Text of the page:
APS Superintendent Erroll Davis (right) talks with members of the board after the meeting Monday, when the Atlanta school board y deferred until December deciding whether to extend his contract. Davis has come under sharp criticism in recent weeks over his removal of top administrators from North Atlanta high school. According to Davis' contract, the board has to make a decision by December whether to renew his contract, which expires next June.
The Atlanta school board on Monday deferred until December deciding whether to extend the contract of Superintendent Erroll Davis, who has come under sharp criticism in recent weeks over his removal of top administrators from North Atlanta High School.
Board Chairman Reuben McDaniel declined afterward to describe how the discussion went in the approximately three-hour-long executive session the nine-member board went into to consider Davis’ contract.
He said the decision to delay the vote until December “is a process we are going through to make sure all the parties are heard.” He commended Davis for his work so far: “Now we are looking at going forward.”
According to Davis’ contract, the board has to make a decision by December whether to renew his contract, which expires next June. The former chancellor of the University System of Georgia was lured out of retirement and given a one-year contract in July 2011 to run the Atlanta school system, which was rocked by a cheating scandal that has implicated about 180 educators.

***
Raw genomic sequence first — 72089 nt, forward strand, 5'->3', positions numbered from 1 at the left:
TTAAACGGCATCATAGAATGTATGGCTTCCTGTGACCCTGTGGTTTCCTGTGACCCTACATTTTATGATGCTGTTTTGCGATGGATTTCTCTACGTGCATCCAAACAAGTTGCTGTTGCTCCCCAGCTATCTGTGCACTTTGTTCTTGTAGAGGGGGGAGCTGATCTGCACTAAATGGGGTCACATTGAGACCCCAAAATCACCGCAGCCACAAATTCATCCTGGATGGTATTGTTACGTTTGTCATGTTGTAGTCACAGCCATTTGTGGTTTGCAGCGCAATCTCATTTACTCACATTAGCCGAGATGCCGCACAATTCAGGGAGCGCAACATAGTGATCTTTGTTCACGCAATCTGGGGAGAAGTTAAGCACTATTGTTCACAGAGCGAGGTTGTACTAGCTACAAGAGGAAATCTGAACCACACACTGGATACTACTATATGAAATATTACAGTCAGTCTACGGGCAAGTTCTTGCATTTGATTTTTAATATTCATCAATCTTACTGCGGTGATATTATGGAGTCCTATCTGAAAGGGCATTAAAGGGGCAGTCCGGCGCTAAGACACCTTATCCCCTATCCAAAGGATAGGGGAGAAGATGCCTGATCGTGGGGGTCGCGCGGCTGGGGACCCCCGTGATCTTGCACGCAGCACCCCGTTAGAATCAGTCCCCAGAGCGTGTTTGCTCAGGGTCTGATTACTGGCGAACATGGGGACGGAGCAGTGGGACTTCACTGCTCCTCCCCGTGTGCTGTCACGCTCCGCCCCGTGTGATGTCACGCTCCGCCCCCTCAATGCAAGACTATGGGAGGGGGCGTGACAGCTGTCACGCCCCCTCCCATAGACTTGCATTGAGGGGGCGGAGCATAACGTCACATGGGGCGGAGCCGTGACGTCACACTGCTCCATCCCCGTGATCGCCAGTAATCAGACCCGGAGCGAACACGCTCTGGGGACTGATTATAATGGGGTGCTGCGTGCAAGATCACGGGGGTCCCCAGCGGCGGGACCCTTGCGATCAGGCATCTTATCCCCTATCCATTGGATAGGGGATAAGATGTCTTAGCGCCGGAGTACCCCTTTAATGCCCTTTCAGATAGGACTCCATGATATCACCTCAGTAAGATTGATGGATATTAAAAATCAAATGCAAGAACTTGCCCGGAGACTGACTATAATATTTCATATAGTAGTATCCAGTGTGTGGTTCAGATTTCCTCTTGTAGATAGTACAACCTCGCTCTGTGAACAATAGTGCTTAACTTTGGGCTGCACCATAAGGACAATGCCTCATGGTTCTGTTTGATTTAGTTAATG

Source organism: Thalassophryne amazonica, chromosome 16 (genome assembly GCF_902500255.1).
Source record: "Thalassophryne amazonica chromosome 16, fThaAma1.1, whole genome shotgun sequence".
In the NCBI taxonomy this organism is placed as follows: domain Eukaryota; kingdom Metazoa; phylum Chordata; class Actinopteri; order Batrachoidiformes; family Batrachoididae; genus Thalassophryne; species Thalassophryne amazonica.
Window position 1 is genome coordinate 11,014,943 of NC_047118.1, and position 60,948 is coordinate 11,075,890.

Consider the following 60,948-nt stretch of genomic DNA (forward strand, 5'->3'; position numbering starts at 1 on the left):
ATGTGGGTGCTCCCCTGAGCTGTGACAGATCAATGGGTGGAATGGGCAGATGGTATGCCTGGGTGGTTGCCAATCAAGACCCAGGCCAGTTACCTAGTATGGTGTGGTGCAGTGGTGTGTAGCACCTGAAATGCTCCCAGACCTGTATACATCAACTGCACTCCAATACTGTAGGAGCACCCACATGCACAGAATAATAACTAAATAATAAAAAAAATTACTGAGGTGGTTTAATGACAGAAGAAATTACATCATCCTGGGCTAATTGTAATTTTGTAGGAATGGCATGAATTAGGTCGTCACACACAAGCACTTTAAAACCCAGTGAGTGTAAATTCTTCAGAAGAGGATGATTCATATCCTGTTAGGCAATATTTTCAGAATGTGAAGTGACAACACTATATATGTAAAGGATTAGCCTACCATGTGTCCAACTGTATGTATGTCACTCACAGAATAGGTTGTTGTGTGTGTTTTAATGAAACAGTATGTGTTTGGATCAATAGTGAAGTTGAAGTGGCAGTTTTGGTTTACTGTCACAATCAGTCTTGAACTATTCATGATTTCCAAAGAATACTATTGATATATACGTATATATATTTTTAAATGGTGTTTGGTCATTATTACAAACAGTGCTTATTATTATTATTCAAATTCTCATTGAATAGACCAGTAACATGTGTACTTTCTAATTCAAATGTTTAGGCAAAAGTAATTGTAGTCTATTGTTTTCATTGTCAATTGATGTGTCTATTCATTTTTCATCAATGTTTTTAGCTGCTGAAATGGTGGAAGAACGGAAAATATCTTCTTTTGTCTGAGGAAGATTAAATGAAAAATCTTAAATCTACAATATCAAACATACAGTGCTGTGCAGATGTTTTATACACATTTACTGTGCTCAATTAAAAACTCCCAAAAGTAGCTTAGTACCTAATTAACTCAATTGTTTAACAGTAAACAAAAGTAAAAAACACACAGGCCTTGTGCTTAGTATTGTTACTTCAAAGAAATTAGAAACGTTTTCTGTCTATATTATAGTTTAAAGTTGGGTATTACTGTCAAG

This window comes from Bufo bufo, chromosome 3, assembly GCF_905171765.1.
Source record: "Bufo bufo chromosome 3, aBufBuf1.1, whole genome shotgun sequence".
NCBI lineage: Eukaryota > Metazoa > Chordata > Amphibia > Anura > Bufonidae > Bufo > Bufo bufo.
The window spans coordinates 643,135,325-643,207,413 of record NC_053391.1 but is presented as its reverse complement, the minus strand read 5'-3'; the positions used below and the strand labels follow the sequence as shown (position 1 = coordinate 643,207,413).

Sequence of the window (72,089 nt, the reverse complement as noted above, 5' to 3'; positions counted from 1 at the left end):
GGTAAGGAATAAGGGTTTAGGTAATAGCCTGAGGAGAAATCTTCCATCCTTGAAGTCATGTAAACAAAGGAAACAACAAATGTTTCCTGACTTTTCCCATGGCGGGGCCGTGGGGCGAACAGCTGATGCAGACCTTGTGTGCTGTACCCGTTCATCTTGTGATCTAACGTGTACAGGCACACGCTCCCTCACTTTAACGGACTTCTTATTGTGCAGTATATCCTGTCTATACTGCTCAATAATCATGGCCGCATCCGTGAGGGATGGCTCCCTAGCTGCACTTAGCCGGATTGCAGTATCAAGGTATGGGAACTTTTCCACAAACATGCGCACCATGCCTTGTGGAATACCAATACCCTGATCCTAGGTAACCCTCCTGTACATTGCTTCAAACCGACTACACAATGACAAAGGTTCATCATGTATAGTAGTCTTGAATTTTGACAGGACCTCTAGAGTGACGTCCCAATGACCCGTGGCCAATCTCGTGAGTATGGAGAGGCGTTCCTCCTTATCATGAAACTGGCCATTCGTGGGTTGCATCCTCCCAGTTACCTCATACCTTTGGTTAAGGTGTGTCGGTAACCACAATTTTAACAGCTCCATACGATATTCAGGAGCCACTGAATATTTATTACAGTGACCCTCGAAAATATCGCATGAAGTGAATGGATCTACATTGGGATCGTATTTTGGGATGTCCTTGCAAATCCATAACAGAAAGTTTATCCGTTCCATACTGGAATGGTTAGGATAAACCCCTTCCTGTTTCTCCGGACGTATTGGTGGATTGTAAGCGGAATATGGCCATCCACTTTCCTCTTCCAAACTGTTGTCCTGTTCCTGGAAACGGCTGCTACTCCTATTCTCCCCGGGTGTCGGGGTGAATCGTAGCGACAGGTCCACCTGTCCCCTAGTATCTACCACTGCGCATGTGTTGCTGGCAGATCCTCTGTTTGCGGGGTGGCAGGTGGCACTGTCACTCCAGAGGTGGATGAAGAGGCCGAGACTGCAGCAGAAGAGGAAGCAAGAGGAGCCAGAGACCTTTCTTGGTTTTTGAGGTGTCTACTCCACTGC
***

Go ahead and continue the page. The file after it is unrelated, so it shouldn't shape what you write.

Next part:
Last year, the board extended his contract a year. In August, he said he would be willing to stay two more years because he felt like there was more work to be done. Davis’ stint has been controversial from the start, when he moved for the firing of about 180 educators accused in the 2009 CRCT cheating scandal just three weeks before the start of the 2011 school year.
He was the point man in a redistricting of schools, and he drew heat at the beginning of this school year for a restructuring of bus routes that critics said forced some students to have to walk to school through rough intown neighborhoods. A week later, the routes were adjusted to address the problems.
His Oct. 5 removal of six administrators from North Atlanta High, including principal Mark MyGrant, sparked protests from parents and students, and the firestorm of criticism was fanned by Davis’ comments during a meeting at the school three days later when he said the school was on the verge of being taken over by the state because of poor academic performance.
The next day, a spokesman for the Georgia Department of Education said the state had no intention of taking over the school. Parents and critics have since questioned other assertions made at the meeting by Davis, particularly the school graduation rate.
Allegations of institutional racism have since surfaced. In August, an Atlanta Public Schools administrator told MyGrant that one of the school’s teachers had been accused of racism, an allegation the teacher, Amy Durham, denied, and resigned over.
For two days, the school board has been subjected to an email campaign organized by North Atlanta High parents asking that the board delay taking a vote at the specially called session Monday until more is learned about Davis’ decision to dismiss the school’s administrators.
About 25 people, including a handful of parents, showed up at Monday’s meeting. They waited while the board went into executive session to discuss Davis’ contract.
A North Atlanta High parent, Cynthia Briscoe Brown, said she was happy the board delayed its vote so more can be discovered about Davis’ handling of that school.
“There’s no hurry,” she said. “It’s just October.”